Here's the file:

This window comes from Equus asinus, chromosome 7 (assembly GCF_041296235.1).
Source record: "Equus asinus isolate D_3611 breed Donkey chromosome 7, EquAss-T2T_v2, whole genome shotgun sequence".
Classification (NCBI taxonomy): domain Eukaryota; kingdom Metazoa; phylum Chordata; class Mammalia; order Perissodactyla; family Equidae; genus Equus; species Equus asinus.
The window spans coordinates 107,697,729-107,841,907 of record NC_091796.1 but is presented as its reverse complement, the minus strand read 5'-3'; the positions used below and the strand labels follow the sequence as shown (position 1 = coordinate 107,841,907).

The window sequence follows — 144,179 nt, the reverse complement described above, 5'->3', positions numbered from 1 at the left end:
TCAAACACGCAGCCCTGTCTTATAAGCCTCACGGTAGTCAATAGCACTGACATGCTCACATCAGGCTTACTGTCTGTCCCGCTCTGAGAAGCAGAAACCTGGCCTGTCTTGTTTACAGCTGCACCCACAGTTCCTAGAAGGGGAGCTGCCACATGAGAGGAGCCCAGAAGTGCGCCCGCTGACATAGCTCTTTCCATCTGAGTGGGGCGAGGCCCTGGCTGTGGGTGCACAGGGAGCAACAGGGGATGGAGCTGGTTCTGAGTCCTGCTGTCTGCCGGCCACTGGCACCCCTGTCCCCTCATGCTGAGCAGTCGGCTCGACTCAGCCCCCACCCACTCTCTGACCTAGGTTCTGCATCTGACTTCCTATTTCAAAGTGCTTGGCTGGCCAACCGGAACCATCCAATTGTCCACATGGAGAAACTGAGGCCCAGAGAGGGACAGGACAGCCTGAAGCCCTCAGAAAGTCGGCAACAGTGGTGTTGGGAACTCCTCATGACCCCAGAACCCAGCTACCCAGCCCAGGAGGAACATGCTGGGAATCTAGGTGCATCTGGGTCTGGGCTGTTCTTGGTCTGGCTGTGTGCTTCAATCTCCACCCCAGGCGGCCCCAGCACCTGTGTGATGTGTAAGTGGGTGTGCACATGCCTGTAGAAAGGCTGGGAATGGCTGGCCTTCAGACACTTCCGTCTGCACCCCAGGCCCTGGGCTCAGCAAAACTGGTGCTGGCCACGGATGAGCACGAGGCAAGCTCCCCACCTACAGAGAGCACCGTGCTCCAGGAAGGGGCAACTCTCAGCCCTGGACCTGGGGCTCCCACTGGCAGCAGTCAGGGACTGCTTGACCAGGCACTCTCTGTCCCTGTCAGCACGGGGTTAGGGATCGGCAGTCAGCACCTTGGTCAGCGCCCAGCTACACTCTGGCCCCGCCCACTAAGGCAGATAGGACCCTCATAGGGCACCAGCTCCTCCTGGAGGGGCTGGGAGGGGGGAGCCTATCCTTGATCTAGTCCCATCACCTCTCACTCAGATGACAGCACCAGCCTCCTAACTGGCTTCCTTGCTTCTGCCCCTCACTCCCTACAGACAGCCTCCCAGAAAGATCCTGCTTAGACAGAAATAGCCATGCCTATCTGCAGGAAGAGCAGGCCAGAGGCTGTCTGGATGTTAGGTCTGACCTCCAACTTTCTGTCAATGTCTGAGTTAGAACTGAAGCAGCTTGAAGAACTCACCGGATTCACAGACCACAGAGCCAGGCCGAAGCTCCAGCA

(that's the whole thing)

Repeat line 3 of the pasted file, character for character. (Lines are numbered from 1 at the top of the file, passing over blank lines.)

Classification (NCBI taxonomy): domain Eukaryota; kingdom Metazoa; phylum Chordata; class Mammalia; order Perissodactyla; family Equidae; genus Equus; species Equus asinus.